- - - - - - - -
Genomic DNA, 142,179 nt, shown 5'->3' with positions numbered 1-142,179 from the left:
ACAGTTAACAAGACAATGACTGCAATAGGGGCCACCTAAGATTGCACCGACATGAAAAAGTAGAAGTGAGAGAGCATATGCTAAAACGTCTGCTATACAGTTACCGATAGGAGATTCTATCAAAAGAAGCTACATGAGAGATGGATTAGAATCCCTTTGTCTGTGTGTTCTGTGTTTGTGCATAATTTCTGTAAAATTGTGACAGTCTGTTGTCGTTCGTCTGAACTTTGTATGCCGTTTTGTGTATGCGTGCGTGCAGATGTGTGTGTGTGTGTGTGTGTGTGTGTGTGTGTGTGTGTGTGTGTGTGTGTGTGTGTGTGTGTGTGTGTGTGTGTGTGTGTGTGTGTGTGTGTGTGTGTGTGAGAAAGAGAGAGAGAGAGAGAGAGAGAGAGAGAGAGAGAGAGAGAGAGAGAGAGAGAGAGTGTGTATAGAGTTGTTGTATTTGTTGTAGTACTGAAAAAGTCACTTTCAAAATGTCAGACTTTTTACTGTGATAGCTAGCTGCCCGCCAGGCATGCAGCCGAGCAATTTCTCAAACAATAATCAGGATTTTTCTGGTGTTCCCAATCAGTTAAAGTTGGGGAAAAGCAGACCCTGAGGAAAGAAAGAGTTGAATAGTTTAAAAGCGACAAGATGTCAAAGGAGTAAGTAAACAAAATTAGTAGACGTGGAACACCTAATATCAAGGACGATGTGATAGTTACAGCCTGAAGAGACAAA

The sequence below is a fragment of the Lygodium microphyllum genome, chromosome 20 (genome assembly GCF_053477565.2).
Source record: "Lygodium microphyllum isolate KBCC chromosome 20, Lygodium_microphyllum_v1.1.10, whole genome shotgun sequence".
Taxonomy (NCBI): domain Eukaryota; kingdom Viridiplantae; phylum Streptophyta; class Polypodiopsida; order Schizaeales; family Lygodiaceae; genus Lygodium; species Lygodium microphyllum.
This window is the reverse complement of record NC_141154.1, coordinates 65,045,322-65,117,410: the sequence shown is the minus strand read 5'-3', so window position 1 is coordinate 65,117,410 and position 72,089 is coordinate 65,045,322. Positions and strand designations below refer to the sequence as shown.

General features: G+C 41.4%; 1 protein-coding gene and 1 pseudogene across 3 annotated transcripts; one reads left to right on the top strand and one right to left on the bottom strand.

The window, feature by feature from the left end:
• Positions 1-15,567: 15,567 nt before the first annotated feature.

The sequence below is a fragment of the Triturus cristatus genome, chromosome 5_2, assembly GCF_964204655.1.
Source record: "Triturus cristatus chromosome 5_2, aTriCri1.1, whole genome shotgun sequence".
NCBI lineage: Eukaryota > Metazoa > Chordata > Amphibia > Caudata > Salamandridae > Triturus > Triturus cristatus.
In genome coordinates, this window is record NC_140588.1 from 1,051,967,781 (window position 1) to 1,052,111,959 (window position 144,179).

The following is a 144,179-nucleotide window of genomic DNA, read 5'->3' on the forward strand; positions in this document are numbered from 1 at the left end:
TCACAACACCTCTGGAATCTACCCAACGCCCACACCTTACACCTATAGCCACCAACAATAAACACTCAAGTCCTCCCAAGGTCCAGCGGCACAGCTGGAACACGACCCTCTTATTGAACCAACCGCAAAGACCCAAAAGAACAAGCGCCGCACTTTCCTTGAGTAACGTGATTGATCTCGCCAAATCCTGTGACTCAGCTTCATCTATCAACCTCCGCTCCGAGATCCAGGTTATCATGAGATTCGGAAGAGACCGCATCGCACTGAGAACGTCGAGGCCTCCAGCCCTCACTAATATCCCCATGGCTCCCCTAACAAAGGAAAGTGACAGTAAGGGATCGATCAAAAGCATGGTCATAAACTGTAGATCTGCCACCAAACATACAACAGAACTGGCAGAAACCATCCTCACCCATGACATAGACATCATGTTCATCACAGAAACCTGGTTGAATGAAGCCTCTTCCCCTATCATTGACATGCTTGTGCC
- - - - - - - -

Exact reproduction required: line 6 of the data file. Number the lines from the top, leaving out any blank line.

This window is the reverse complement of record NC_141154.1, coordinates 65,045,322-65,117,410: the sequence shown is the minus strand read 5'-3', so window position 1 is coordinate 65,117,410 and position 72,089 is coordinate 65,045,322. Positions and strand designations below refer to the sequence as shown.